Into the Orlando Magic-verse: Top 5 What-If’s in Orlando Magic History

The Orlando Magic have been to the NBA Finals twice in their franchise history and have made plenty of playoff memories and heartaches along the way. (Photo by Chris Graythen/Getty Images)
The Orlando Magic have been to the NBA Finals twice in their franchise history and have made plenty of playoff memories and heartaches along the way. (Photo by Chris Graythen/Getty Images) /
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Chris Webber, Washington Bullets
Chris Webber was the surefire No. 1 pick in the 1993 NBA Draft. But he was not the Orlando Magic’s choice. Mandatory Credit: Andy Lyons /Allsport /

Top 5 what-if’s in Orlando Magic history

What if the Magic kept Chris Webber?

What happened?

One year after drafting one of the most coveted prospects the NBA has ever seen in Shaquille O’Neal, the Orlando Magic were once again in a position of power for the 1993 NBA Draft.

On Lottery night, the Magic only had a 1 in 66 chance of their ping pong ball coming out of the hopper. Yet it defied the odds to land them the top spot in a second consecutive draft. The only question that remained was: Who should they take?

Chris Webber from Michigan’s Fab 5 team was widely considered the best player in the draft and a slam dunk to be the number one overall pick. But questions arose from many, including O’Neal himself, on how his game would fit alongside the Magic’s best player.

Despite O’Neal’s concerns and his pleas to draft fellow Blue Chips movie co-star Memphis State’s Anfernee Hardaway, the Magic drafted Chris Webber with the first overall pick and he was headed for Orlando. Until he was not.

With the third pick in the 1993 Draft, the Golden State Warriors took Hardaway and shipped him along with three future first-round picks to Orlando for Webber. The Magic appeased O’Neal and from there the rest is history.

Penny and Shaq would go on to become the most iconic duo the Magic franchise has ever seen but sadly fall short of winning an NBA Finals for Orlando.

What could have gone differently?

What if the Orlando Magic did not trade Chris Webber on Draft night? Deciding instead to pair the two similar players despite the obvious risk that came with it.

There are a couple of ways this could have gone. One is Shaquille O’Neal could have taken this as a personal slight from management. In the 30 for 30 documentary “This Magic Moment,” Shaquille O’Neal directly states he hand-picked Anfernee Hardaway as the guy he wanted to play with in Orlando.

It is conceivable to think forcing him to play with the player he was most concerned about meshing with on the court could have upset him. And it is possible the Magic would ultimately have had to choose which big man to keep happy and trade Webber anyway.

Chris Webber for his part was disgruntled in Golden State under Don Nelson and was dealt to the Washington Bullets one season later for a starter in Tom Gugliotta and three future first-round picks (including returning two of the picks they dealt to the Orlando Magic).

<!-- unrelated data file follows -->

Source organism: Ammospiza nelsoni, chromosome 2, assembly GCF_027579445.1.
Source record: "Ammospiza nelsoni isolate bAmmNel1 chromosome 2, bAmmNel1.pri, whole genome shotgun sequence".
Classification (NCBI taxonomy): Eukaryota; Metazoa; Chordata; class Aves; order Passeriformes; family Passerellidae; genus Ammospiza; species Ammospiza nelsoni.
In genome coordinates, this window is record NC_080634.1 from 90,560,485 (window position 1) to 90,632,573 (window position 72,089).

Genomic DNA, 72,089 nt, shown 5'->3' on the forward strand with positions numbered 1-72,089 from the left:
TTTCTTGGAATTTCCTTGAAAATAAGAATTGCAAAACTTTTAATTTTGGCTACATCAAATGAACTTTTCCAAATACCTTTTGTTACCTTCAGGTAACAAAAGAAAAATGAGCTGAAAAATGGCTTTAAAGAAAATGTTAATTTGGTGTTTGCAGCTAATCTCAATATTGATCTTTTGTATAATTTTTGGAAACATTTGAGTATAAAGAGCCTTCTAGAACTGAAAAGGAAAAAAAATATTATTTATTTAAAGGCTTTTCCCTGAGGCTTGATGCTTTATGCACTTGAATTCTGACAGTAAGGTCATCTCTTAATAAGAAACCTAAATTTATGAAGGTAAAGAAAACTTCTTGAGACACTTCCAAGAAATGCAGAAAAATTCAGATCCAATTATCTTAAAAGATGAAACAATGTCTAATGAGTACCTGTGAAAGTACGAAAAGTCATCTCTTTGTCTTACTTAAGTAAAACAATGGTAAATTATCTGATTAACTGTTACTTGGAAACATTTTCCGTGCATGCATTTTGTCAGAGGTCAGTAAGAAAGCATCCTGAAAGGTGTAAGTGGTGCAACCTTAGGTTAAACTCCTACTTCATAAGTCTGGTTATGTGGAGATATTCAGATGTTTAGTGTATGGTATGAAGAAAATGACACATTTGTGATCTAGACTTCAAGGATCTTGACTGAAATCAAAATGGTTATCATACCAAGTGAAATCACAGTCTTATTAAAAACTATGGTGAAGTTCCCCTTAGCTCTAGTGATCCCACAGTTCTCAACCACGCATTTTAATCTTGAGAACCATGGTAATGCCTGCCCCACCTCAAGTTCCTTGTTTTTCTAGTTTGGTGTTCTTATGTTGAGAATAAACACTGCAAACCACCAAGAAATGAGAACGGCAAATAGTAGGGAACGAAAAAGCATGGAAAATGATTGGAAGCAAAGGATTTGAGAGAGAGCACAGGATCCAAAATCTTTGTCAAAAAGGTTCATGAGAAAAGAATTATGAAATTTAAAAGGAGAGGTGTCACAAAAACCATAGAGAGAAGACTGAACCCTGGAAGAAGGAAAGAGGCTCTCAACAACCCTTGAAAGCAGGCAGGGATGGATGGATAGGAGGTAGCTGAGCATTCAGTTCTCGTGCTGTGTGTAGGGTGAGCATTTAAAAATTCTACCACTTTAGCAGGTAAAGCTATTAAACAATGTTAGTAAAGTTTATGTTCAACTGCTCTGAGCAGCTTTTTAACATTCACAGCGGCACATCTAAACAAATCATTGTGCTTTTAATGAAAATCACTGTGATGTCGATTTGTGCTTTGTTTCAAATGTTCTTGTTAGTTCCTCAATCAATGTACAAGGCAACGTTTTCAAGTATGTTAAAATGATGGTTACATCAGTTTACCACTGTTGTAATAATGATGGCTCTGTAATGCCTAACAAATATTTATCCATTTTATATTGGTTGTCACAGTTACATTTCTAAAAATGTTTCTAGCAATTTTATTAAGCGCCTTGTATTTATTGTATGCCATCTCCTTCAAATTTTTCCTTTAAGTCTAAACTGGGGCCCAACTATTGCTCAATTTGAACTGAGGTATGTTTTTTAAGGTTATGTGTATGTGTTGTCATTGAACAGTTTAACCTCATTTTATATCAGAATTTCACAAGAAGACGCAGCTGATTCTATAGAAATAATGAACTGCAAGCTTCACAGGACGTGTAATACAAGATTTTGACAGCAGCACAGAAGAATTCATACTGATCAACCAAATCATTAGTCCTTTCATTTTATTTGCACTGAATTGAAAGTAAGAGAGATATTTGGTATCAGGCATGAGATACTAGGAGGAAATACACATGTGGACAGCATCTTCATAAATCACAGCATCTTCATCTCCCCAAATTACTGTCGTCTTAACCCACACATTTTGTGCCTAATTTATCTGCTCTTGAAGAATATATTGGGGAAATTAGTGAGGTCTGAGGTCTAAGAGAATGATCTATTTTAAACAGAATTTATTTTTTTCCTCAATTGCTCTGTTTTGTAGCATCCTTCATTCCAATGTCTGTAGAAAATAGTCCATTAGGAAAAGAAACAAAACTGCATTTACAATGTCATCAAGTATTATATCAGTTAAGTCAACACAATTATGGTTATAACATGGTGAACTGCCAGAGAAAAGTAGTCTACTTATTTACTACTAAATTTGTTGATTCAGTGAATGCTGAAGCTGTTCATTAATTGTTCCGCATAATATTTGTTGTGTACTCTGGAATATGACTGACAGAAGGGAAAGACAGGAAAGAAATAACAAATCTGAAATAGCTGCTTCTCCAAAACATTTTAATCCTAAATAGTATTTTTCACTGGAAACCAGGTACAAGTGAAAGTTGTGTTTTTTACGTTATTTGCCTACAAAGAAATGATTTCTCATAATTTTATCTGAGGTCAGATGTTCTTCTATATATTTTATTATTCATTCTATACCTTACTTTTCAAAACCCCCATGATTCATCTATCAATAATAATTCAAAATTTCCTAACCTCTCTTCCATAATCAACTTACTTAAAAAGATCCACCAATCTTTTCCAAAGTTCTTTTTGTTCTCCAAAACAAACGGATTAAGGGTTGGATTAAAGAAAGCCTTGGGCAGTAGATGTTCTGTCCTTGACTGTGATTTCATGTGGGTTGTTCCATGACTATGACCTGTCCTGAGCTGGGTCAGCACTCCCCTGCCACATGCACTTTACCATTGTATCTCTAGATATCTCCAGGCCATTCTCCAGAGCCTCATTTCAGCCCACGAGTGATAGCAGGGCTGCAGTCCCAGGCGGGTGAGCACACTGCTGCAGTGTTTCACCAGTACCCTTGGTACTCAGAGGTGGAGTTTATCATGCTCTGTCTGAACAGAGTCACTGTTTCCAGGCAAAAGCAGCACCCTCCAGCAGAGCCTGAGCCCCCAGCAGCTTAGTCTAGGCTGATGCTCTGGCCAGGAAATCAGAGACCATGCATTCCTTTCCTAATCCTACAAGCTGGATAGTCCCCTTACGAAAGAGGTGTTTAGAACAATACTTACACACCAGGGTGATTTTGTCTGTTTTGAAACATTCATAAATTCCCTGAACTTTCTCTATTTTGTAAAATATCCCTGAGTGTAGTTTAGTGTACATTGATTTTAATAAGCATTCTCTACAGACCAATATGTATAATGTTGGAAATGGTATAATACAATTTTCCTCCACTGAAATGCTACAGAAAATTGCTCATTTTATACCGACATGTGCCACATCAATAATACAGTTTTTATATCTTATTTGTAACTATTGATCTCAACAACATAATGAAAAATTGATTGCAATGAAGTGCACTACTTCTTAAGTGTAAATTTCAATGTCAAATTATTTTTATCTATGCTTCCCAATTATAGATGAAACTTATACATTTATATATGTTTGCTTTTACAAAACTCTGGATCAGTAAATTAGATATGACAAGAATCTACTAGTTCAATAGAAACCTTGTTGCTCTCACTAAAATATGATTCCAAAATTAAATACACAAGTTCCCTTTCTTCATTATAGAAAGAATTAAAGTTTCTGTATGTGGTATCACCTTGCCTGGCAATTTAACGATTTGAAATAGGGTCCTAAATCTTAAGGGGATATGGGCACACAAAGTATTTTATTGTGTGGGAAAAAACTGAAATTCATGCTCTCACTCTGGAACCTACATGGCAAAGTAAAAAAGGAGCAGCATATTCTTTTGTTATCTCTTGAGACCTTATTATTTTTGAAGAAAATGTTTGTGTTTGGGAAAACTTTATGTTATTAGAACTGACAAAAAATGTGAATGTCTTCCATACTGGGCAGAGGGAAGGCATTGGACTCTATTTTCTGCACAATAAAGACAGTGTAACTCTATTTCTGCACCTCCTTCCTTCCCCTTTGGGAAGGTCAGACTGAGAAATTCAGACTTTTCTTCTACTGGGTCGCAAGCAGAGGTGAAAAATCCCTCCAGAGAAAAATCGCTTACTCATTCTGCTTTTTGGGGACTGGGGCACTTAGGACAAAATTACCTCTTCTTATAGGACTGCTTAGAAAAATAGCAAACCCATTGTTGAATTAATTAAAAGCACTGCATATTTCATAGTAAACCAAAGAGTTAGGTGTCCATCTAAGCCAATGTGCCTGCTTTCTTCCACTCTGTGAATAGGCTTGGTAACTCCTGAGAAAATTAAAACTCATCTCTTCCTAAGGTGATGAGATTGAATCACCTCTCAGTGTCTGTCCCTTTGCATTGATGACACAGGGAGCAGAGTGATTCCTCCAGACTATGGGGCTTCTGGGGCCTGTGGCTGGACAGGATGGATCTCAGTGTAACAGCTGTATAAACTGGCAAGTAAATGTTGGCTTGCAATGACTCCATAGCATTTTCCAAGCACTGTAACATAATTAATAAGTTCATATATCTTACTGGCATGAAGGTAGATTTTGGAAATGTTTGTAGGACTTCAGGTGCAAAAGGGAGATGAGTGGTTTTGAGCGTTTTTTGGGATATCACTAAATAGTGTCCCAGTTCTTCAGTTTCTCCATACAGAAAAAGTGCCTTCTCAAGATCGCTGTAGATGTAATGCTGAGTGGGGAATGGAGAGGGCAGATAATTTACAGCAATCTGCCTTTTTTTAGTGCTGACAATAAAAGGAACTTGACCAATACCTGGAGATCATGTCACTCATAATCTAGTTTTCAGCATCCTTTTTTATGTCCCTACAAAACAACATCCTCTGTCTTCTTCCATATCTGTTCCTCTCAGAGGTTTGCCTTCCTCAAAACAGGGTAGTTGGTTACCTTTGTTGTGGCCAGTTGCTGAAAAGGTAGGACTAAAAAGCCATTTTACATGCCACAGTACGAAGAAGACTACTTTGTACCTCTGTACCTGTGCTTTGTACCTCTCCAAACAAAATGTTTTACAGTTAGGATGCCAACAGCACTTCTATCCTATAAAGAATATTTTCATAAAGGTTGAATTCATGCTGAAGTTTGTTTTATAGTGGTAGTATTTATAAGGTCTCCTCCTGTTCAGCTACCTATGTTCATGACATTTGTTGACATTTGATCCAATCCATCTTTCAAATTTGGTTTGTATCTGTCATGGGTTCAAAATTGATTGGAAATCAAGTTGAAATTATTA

Maybe the Magic would not have gotten that much in return with Webber not playing the same starring role he played as a rookie in Golden State.

But What if they DID gel? What if O’Neal and Webber were the twin towers and dominated an era of basketball where big men had their highest value?

Shaq was such a dominant force in basketball history that it feels like a cold take to say he could have won a championship anywhere if he had the right pieces around him. And while Webber was not O’Neal, he was a force in his own right averaging 20.7 points and 9.8 rebounds a game throughout his pro career. He also averaged more than 1.0 block and 4.0 assists per game, proving he could affect the game without the ball in his hands.

Additionally, he played a lot of power forward during his NBA career and could have slid nicely next to O’Neal at center despite the initial concerns.

The twin towers roster would not have had the assets they received from trading Webber — but it is fun to think about what a defensive problem the two could have been together and how the NBA would have had to adapt when facing them.

Final prediction:

Contending for Eastern Conference Finals (much like the Orlando Magic did with Anfernee Hardaway) would have taken a few personnel moves from management — but the pitch of playing with two of the league’s best big men likely would have been enticing to many and easy to manifest.

The Magic would have found the right guard to complement Shaquille O’Neal and Chris Webber while also successfully defining each of their roles.

However, seeing how things played out with O’Neal and Hardaway, it is likely this team would have faced a similar crossroads. The inner turmoil would probably have risen to a place of relevance much sooner as O’Neal specifically told management he did not want to play with Webber.

Webber himself proved to struggle to find a home moving from Golden State to Washington within a year and Washington to Sacramento within another four seasons.

Even if they did not, the Magic probably still make the same financial decisions that cost them O’Neal in our version of history with salaries set to dramatically increase in the summer of 1996.

Webber and O’Neal certainly could have been a fun “what if?” story in their own right. But for Magic fans this is not the one to lose sleep over. The pairing likely would not have accounted for any championships — effectively being a less entertaining ride than the Shaq and Penny one was. And ending in a similarly disappointing destination.